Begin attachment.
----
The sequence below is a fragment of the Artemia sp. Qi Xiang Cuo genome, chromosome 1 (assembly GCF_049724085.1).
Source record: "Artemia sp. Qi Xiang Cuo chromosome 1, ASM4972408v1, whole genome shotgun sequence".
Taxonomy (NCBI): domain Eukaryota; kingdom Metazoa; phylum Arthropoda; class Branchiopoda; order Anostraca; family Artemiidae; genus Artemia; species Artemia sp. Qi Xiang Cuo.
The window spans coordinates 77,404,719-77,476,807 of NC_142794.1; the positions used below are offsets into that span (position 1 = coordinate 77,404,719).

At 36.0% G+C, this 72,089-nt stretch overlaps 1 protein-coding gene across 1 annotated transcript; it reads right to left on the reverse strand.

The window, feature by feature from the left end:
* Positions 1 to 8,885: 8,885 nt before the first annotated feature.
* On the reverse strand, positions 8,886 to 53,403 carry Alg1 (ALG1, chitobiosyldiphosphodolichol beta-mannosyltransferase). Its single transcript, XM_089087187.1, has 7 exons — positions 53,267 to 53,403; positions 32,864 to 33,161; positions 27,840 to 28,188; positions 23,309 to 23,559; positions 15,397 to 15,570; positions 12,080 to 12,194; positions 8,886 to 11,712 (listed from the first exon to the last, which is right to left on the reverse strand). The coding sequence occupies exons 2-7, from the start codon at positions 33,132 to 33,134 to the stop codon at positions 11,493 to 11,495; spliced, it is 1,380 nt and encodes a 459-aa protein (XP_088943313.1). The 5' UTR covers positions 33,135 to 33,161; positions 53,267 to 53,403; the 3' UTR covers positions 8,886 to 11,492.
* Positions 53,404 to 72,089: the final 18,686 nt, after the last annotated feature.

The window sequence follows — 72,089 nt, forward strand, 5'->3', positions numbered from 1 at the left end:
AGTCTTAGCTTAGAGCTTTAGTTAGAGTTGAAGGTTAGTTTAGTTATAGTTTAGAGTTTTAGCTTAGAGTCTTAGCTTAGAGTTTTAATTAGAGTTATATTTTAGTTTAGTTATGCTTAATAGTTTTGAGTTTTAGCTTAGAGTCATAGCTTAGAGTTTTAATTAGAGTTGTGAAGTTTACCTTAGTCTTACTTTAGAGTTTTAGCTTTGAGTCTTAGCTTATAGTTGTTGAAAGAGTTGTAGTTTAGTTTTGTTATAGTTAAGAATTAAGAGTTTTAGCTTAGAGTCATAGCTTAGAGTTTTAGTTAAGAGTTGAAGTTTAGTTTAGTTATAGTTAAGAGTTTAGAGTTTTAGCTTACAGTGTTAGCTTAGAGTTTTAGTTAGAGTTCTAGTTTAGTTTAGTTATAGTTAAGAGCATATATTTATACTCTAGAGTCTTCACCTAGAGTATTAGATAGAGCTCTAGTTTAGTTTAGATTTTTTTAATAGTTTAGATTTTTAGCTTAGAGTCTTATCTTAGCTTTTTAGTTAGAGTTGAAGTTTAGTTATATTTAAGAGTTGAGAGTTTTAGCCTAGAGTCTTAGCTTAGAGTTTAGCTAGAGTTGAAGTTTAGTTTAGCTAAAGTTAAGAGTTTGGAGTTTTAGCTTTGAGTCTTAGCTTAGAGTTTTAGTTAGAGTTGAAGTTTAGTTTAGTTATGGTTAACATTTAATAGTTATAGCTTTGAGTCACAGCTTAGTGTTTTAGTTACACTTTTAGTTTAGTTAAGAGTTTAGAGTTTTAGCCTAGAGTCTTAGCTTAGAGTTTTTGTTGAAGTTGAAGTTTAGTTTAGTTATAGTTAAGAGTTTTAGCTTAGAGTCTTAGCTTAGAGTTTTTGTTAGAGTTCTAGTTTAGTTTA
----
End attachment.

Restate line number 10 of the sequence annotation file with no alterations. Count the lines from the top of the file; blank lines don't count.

The window sequence follows — 72,089 nt, forward strand, 5'->3', positions numbered from 1 at the left end: